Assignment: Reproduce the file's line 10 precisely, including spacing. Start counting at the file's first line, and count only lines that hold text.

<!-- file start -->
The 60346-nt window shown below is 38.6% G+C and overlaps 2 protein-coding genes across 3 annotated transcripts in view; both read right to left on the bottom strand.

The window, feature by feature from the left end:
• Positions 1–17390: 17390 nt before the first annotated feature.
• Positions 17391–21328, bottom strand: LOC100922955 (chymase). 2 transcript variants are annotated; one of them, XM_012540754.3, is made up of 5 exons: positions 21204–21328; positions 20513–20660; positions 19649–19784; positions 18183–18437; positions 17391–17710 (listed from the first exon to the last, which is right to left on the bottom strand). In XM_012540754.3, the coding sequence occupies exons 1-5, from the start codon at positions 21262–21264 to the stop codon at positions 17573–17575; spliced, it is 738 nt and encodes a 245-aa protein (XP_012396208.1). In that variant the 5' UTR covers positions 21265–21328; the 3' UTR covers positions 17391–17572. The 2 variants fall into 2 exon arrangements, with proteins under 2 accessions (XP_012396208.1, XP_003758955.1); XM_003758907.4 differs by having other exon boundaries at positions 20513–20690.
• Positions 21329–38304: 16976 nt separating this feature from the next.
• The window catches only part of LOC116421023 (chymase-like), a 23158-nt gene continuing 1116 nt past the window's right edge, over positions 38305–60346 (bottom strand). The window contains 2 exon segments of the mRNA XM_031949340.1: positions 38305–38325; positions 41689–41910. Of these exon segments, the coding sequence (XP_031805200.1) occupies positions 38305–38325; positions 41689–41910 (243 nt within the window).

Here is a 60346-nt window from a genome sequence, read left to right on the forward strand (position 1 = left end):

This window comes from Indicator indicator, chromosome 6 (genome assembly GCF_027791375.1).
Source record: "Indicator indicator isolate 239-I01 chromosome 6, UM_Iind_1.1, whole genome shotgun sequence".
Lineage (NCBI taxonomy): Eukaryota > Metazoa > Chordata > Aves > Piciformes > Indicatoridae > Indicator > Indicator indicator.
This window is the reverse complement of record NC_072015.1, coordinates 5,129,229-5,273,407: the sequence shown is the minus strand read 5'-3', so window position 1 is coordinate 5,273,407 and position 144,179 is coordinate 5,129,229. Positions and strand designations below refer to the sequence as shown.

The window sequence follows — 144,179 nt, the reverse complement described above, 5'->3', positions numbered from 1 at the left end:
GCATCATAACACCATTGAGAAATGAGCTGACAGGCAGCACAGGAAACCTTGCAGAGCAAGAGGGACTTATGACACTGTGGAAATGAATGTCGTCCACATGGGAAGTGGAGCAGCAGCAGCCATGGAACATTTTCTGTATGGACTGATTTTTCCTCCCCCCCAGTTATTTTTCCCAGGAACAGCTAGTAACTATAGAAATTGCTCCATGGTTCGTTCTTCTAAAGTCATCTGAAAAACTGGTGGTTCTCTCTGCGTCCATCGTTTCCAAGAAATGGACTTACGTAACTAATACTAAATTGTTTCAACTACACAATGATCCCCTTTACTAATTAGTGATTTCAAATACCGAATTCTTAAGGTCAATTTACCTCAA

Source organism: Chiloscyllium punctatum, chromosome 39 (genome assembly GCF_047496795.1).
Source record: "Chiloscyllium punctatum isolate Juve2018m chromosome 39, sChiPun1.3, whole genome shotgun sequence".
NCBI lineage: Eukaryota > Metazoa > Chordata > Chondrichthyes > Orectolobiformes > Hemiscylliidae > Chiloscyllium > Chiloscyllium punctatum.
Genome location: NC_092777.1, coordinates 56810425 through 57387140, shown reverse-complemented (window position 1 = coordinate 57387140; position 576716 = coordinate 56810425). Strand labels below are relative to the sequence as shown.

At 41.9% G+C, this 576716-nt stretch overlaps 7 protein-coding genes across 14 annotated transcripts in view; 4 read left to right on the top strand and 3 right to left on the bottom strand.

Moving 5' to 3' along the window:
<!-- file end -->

Lineage (NCBI taxonomy): Eukaryota > Metazoa > Chordata > Aves > Piciformes > Indicatoridae > Indicator > Indicator indicator.